Well, the reason most of them ‘succumbed’ was because they were diagnosed too late for curative measures in the main. Most ca prostates now should, and could, be successfully treated – the rider being – as long as detected early enough. The only way to do that is a sensible screening process, for now the PSA being the only test readily and quite cheaply available, but better ones will emerge. While at the same time ensuring the first move, once suspected, is NOT biopsy..! There are now better ways of following these cases up, with several different imaging modalities, and if biopsy is indicated, best done by trans-perineal approach to lessen the risk of septicaemia.

    Then, if diagnosis is confirmed, the best treatment should be considered and discussed, with all options on the table for truly informed consent. Not just the near automatic recommendation for surgery which sadly still tends to be the case.

  7. Anonymous says:

    What about the men with Gleeson score 9 or 10 and other aggressive features? There is so much emphasis on avoiding harm to low risk cancers, that really aggressive prostate cancers are called “High Risk” rather than the aggressive , deadly cancers that they are. It seems to change the mindset of the treating doctors – aggressive breast cancers are treated much more actively and with curative intent. It seems that if you are unfortuante enough to be male with an aggressive prostate cancer, curative intent is disregarded.
    A few extra MRIs seems to be a low price to pay to find the “High Risk” cancers which are going to kill aggressively.

  8. Randal Williams says:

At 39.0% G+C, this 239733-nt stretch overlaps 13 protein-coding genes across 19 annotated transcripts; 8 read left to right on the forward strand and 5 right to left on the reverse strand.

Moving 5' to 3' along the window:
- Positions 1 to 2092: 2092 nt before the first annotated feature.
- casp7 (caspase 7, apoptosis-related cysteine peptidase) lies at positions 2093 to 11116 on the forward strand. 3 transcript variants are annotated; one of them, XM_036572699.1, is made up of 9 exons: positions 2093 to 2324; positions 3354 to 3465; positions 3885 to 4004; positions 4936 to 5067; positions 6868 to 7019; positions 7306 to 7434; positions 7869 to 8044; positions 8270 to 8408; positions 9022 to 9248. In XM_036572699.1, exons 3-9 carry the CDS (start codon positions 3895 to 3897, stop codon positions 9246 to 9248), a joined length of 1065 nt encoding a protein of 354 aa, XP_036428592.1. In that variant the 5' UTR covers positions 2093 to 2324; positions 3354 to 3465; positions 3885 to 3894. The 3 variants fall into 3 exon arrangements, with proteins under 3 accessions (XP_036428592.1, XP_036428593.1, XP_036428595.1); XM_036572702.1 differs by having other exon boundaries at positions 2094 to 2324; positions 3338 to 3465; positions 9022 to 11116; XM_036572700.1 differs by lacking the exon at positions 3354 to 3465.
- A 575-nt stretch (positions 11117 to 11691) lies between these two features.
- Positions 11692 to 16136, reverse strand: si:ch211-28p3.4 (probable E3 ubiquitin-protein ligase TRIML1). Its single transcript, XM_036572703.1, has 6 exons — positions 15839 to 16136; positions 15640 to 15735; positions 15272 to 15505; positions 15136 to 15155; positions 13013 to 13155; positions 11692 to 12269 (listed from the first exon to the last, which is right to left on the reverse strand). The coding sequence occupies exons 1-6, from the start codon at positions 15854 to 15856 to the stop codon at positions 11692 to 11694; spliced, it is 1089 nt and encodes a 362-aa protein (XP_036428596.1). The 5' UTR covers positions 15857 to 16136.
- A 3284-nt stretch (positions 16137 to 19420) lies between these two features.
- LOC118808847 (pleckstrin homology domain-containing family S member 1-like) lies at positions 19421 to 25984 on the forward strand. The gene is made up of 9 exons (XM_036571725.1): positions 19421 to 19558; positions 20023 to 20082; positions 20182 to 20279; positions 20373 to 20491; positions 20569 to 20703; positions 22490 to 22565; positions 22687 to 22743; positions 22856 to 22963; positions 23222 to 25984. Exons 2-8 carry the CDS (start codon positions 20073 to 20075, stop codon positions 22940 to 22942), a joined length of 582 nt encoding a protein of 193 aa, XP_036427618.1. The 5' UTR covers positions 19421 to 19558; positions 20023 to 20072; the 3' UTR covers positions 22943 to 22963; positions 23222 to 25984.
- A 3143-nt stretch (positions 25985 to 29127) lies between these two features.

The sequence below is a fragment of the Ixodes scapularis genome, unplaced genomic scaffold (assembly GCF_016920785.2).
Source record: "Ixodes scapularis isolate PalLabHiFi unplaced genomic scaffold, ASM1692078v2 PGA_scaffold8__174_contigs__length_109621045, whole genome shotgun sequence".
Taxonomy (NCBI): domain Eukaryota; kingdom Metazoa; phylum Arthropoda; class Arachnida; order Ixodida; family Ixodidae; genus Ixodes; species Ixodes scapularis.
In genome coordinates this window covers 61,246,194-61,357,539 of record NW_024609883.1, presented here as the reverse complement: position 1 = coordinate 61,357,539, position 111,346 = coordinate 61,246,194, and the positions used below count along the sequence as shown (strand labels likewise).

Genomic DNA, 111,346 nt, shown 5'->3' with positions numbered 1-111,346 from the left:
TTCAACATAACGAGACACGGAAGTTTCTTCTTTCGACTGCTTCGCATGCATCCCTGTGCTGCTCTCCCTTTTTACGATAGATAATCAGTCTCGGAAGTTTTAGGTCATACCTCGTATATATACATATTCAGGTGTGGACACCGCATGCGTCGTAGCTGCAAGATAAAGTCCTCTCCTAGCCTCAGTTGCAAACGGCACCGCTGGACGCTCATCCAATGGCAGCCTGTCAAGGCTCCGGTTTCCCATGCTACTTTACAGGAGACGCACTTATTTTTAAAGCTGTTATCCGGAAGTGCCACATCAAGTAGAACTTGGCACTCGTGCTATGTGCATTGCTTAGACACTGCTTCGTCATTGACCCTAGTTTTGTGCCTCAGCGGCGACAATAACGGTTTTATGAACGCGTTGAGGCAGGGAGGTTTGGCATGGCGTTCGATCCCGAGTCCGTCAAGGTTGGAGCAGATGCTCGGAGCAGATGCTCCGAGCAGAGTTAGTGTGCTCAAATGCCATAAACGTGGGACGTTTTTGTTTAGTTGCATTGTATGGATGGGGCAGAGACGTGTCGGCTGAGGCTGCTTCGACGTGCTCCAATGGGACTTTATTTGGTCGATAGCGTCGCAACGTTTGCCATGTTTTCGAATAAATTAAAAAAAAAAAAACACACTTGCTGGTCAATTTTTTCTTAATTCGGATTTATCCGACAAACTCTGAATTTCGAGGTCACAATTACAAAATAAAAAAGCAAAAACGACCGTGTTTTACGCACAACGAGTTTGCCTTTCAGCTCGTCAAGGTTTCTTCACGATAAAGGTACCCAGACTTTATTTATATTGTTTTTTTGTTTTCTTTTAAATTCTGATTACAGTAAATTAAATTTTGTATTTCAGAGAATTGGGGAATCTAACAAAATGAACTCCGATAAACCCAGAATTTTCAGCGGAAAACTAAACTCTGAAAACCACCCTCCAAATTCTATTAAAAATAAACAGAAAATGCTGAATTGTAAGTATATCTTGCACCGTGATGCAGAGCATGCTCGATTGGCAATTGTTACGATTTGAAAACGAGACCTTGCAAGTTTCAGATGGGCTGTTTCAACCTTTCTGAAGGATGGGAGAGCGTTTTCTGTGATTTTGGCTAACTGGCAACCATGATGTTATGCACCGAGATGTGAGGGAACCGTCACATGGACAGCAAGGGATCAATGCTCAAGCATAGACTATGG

The essential difficulty with PSA screening is that many have had what eventually proved to be unnecessary interventions; Thankfully MRI has come along and has allowed many biopsies to be avoided – including on me, now in my 70s with a slowly rising PSA over the past five years. Under the care of a urologist, I have a yearly PSA including free/bound ratio, and MRI if any concern. The current approach of screening for prostate cancer if projected life expectancy is 10 years or more seems more sensible than an arbitrary age cutoff.

  9. Andrew Nielsen says:

    Ya think?

  10. Anonymous says:

    Over past ten years I have had two truss biopsies three prostate mris one biopsy under mri found to be scar tissue from prior biopsy.
    It is difficult for the urologist not to investigate when patient presents with elevated PSA
    especially another doctor

  11. Anonymous says:

    Couldn’t agree more. In my own case, which is a good example of how the suggested management in the article should go. I had PSAs done when I had my biannual bloods done, as I did for all my men over 45. When my PSA started climbing I did it 6 monthly, and when it reached 20 quite quickly I paid for my own mpMRI. (Not on Medicare back then late 2016)

    That did confirm a couple of foci of ca. Trans-perineal biopsies, which were then able to target both spots, confirmed Gleason 3 + 4. I chose stereotactic EBR, enhanced by trans-perineal markers and space-oar (=spacer for organs at risk), in collaboration with my urologist and the public radiation oncology dept, (2017) and subsequent near zero PSAs are consistent at 5 yrs with complete cure.

    I declined androgen suppression therapy knowingly, having keenly studied anti-aging tactics, and what near zero testosterone levels do to one’s physiology, and having seen the effects in other patients. I am glad I did. I had minimal side effects, no loss of function compared to before the treatment, and never missed a day’s surgery throughout the treatment.
    At the time I was a fit 70 yr old, and was not impressed when told if I did nothing, it would probably only kill me by 80. Bugger that..! I had things to do – places to visit..!

  12. Rosa Smyth says:

    I agree.
    A urologist told him he had cancer.
    Second opinion sought.
    He had a biopsy.
    No cancer.